By James Ashenhurst

On Cats, Part 5: Enantiocats vs. Diastereocats

Last updated: October 31st, 2022 |

I was out for a walk the other day and I saw 3 of the weirdest/ugliest looking cats I’d ever seen.Even weirder than Freaky Sawhorse cat.

Luckily I got pictures because nobody would believe me if I described them. They had two heads people. And their tails and feet were interchanged.

It’s hard to sneak up on two-headed cats, but I managed to get a picture of them from the side. I also gave them names.


Absolutely bizarre.  I don’t know what’s in the water here but something weird is going on. These are some screwed up cats.

Looking at Larry and Doug for the first time, they seem to be exactly the same. But if you map out a Newman projection, you should come to an interesting realization. These cats are also non-superimposable mirror images. Just like Freaky Sawhorse Cat and his mirror image, these are enantiocats.



Alright, but if Larry and Doug are enantiocats, where does that leave Moe, in relation to Larry and Doug? He’s clearly related in some way. But how? He’s not a constitutional isocat, like we’ve met before: both his  front half and back half each have a head, tail, and foot attached, just like Larry and Doug. But he’s not an enantiocat either. Look at the Newman projection of Larry and Moe, side by side:


Moe and Larry differ in the arrangement of their limbs in space, but they are not mirror images (i.e. not enantiocats).

We need some names to describe these relationships.

I had to call my friend Walter again to give me some kind of Latin or Greek seal of approval on a name that will be appropriately hoity toity. He suggested I use the word “stereo” which he said means “solid” in Greek, but has been appropriated in many instances to refer to the “physicality” of a phenomenon. Sounded good to me.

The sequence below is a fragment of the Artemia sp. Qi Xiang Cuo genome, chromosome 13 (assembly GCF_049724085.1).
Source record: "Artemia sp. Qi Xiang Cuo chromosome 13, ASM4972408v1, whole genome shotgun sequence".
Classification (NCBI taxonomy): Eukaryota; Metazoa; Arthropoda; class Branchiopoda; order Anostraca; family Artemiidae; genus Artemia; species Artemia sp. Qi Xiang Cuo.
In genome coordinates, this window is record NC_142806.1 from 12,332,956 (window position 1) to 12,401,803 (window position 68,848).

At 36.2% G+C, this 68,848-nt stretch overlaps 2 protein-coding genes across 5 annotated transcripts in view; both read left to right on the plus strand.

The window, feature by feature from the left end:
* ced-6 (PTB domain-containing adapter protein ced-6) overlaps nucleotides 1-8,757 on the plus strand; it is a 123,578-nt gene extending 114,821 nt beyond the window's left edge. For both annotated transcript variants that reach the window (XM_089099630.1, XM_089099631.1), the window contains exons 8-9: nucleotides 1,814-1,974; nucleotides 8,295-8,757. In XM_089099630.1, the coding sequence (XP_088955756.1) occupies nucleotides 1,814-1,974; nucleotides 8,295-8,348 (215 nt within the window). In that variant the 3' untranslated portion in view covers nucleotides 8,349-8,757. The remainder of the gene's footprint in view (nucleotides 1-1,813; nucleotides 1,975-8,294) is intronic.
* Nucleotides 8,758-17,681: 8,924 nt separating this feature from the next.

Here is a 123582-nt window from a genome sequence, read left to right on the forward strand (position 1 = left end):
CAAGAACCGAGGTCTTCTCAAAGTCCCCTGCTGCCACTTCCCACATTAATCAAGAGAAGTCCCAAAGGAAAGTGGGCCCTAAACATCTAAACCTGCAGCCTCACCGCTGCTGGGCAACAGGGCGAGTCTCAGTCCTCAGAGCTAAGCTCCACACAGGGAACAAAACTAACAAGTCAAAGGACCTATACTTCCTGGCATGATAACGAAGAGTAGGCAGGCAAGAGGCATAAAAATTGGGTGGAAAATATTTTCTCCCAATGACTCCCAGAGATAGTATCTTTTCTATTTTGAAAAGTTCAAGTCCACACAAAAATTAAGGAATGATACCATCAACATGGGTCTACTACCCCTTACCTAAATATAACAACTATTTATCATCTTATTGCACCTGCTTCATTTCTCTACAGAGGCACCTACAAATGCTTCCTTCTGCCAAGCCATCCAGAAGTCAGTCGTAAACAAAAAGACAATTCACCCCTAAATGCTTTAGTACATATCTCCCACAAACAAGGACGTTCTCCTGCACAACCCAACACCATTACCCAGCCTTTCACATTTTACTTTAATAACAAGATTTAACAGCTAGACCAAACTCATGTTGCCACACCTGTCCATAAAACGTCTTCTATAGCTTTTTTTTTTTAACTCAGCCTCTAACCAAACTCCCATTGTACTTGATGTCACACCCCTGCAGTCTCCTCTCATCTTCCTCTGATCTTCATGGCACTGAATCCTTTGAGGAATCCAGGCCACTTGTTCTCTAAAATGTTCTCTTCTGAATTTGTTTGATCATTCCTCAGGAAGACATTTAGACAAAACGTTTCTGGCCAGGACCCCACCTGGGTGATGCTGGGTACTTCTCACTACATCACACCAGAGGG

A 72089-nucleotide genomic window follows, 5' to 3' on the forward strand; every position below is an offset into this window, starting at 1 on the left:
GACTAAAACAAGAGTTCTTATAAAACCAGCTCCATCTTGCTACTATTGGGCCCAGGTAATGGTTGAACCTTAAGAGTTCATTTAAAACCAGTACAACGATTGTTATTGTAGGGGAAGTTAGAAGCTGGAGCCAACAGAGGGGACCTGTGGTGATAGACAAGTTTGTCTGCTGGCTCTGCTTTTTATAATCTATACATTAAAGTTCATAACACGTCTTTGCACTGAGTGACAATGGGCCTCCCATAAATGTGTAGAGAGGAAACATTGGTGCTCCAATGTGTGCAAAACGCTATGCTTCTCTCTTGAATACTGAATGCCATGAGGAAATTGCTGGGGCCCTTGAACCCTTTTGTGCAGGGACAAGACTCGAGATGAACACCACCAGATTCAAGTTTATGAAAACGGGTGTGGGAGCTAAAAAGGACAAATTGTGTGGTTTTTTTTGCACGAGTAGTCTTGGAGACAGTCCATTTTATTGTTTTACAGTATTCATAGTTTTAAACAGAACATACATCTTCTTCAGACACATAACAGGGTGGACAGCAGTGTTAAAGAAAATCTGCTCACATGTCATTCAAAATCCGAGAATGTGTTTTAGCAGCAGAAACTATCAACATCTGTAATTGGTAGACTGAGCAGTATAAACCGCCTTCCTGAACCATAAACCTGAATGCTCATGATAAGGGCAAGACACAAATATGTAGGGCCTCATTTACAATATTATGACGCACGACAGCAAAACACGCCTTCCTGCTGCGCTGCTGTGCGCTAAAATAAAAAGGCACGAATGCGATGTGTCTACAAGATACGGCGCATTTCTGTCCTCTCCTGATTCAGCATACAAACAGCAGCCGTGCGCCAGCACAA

So let’s define “stereoisocats” as “the same cat, with the same connectivity, but differ in how their limbs are arranged in space”.

So Larry, Doug, and Moe are all stereoisocats.

So we can recognize two types of stereo relationships.

  • Enantiomeric relationship – when two stereoisocats are non-superimposable mirror images, like Larry and Doug (or Freaky Sawhorse Cat and his mirror image). These we can call enantiocats.
  • The relationship between Moe and Larry/Doug :  when two stereoisocats are not enantiocats (i.e. not non-superimposable mirror images), Walter suggested “diastereoisocats”. So we can say that Moe has a diastereomeric relationship to both Larry and Doug. They are stereoisocats, but not mirror images.


Curious, isn’t it? I never suspected cats could get so complicated.  I wonder why some cats can have an enantiocat and other cats can’t? This is something we’ll have to explore in more detail next time.

Next post – On cats, part 6: Stereocenters



Comment section

8 thoughts on “On Cats, Part 5: Enantiocats vs. Diastereocats

  1. Can’t stop myself from reading your stuff ,it is really great and helping me alot in understanding organic chemistry.
    Thanks a lot for this

  2. Absolutely amazing! makes so much more sense now than reading those boring long drawn out explanations online and in textbooks that sometimes make no sense

  3. I want to thank you for a fantastic series of posts on cats and organic chemistry; being a cat lover I especially savored these pieces. I will be sure to point my students to the posts if and when I teach.

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